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I am really confused about capitalization of variable names in statistics. When should a random variable be presented by uppercase letter, and when lower case?

For a probability $P(X \leq x)$, what do $x$ and $X$ mean here?

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4 Answers 4

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You need to dissociate $x$ from $X$ in your mind—sometimes it matters that they are "the same letter" but in general this is not the case. They are two different characters and they mean two different things and just because they have the same name when read out loud doesn't mean anything.

By convention, a lot of the time we give random variables names which are capital letters from around the end of the alphabet. That doesn't have to be the case—it's arbitrary—but it's a convention. So just as an example here, let's let $X$ be the random variable which represents the outcome of a single roll of a die, so that $X$ takes on values in $\{1,2,3,4,5,6\}$. Now I believe you understand what would be meant by something like $P(X\leq 2)$: it's the probability that the die comes up either a 1 or a 2. Similarly, we could evaluate numbers for $P(X\leq 4)$, $P(X\leq 6)$, $P(X\leq \pi)$, $P(X\leq 10000)$, $P(X\leq -230)$ or $P(X\leq \text{any real number that you can think of})$. Another way to say this is that $P(X\leq\text{[blank]})$ is a function of a real variable: we can put any number into [blank] that we want and we end up with a unique number. Now a very common symbol for denoting a real variable is $x$, so we can write this function as $P(X\leq x)$. In this expression, $X$ is fixed, and $x$ is allowed to vary over all real numbers.

It's not super significant that $x$ and $X$ are the same letter here. We can similarly write $P(y\leq X)$ and this would be the same function. Where it really starts to come in handy that $x$ and $X$ are the same letter is when you are dealing with things like joint distributions where you have more than one random variable, and you are interested in the probability of for instance $P(X\leq \text{[some number] and } Y\leq\text{[some other number]})$ which can be written more succinctly as $P(X\leq x,Y\leq y)$. Then, just to account for the fact that it's hard to keep track of a lot of symbols at the same time, it's convenient that $x$ corresponds to $X$ in an obvious way.

By the way, for a random variable $X$, the function $P(X\leq x)$ a very important function. It is called the cumulative distribution function and is usually denoted by $F_X$, so that $$F_X(x)=P(X\leq x)$$

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  • $\begingroup$ clear and mechanical non abstract explanations like this are very rare +1 $\endgroup$
    – Seph
    Jan 6, 2018 at 22:13
  • $\begingroup$ So for $P(X \leq x)$, both $X$ and $x$ are random variables? While meaning is clear, what to call what becomes ambiguous. $\endgroup$ Nov 21, 2018 at 9:14
  • $\begingroup$ @ParthibanRajendran, no, $X$ is a random variable, but $x$ is a "real variable". $\endgroup$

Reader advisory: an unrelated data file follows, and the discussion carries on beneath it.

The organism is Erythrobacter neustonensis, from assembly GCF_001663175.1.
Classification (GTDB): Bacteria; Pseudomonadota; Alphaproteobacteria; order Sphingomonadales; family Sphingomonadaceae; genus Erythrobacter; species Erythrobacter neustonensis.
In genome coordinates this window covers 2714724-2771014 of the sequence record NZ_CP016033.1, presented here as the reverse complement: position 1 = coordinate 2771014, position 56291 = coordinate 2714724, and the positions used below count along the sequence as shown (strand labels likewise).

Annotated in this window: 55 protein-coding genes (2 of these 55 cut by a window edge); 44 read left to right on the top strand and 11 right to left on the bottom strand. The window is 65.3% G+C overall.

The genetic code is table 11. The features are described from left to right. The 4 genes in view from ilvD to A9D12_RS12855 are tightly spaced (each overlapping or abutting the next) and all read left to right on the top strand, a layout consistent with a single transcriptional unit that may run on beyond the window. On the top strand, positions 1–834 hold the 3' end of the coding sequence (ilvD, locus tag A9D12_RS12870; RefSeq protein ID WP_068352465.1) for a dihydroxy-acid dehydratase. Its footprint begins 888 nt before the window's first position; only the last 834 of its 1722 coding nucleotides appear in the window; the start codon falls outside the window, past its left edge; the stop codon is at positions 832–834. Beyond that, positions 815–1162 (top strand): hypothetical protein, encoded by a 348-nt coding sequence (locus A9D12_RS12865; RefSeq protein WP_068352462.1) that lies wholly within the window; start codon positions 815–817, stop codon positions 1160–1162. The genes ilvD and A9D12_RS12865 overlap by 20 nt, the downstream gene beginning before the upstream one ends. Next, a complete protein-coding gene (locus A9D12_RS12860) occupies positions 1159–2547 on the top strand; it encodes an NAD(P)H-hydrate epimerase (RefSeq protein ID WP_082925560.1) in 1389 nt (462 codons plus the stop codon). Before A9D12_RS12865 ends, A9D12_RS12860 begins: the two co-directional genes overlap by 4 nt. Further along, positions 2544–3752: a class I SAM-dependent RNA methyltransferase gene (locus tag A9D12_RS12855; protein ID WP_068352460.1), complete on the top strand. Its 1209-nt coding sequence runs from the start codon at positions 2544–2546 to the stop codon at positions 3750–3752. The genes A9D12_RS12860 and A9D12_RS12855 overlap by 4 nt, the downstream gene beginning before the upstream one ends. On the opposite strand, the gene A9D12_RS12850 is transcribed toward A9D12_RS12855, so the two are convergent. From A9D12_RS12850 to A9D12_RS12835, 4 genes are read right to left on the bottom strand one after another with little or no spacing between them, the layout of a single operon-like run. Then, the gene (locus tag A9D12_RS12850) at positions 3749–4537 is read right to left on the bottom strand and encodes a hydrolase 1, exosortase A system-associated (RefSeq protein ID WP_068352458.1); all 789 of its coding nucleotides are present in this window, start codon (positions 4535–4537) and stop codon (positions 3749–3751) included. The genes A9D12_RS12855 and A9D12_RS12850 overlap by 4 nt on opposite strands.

– Joe
    Mar 4, 2022 at 12:26
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When one writes $P(X\leqslant x)$, one usually means that $X:\Omega\to\mathbb R$ is a random variable and $x$ a real number, so that $P(X\leqslant x)=P(A)$ where $$ A=\{X\leqslant x\}=\{\omega\in\Omega\mid X(\omega)\leqslant x\}=X^{-1}((-\infty,x]). $$

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  • $\begingroup$ Can you always find inverse of $X$ so that you can use $X^{−1}((−∞,x])$ in your explanation? $\endgroup$ Jul 4, 2013 at 6:44
  • $\begingroup$ @Trismegistos One does not require that $X$ has an inverse. Quite generally, $X^{-1}(B)=\{\omega\in\Omega\mid X(\omega)\in B\}$, as already explained in the answer. $\endgroup$
    – Did
    Jul 4, 2013 at 9:03
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    $\begingroup$ @Trismegistos in this context $X^-1(S)$ refers to the preimage of $X$, which always exists. $\endgroup$
    – crf
    Jul 4, 2013 at 17:37
  • $\begingroup$ $+1$ for the (partial) explanation of this notation for dealing with random variables. Is there an easily-described formal translation for more general expressions involving (potentially multiple) random variables? $\endgroup$
    – dfeuer
    Jul 10, 2013 at 7:15
  • $\begingroup$ @dfeuer Such as? $\endgroup$
    – Did
    Jul 10, 2013 at 14:53
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$P(X\leq x)$ means the probability that the random variable $X$ is less than or equal to the realization $x$. The lower case $x$ is a fixed constant, whereas $X$ is a random variable.

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An uppercase letter is usually for a random variables which is a function on events with a real number as its return value. A lowercase letter is for a realization of a random variable, which is a value. So $P(X<x)$ means the probability that the range of the function $X$ is less than the value $x$.

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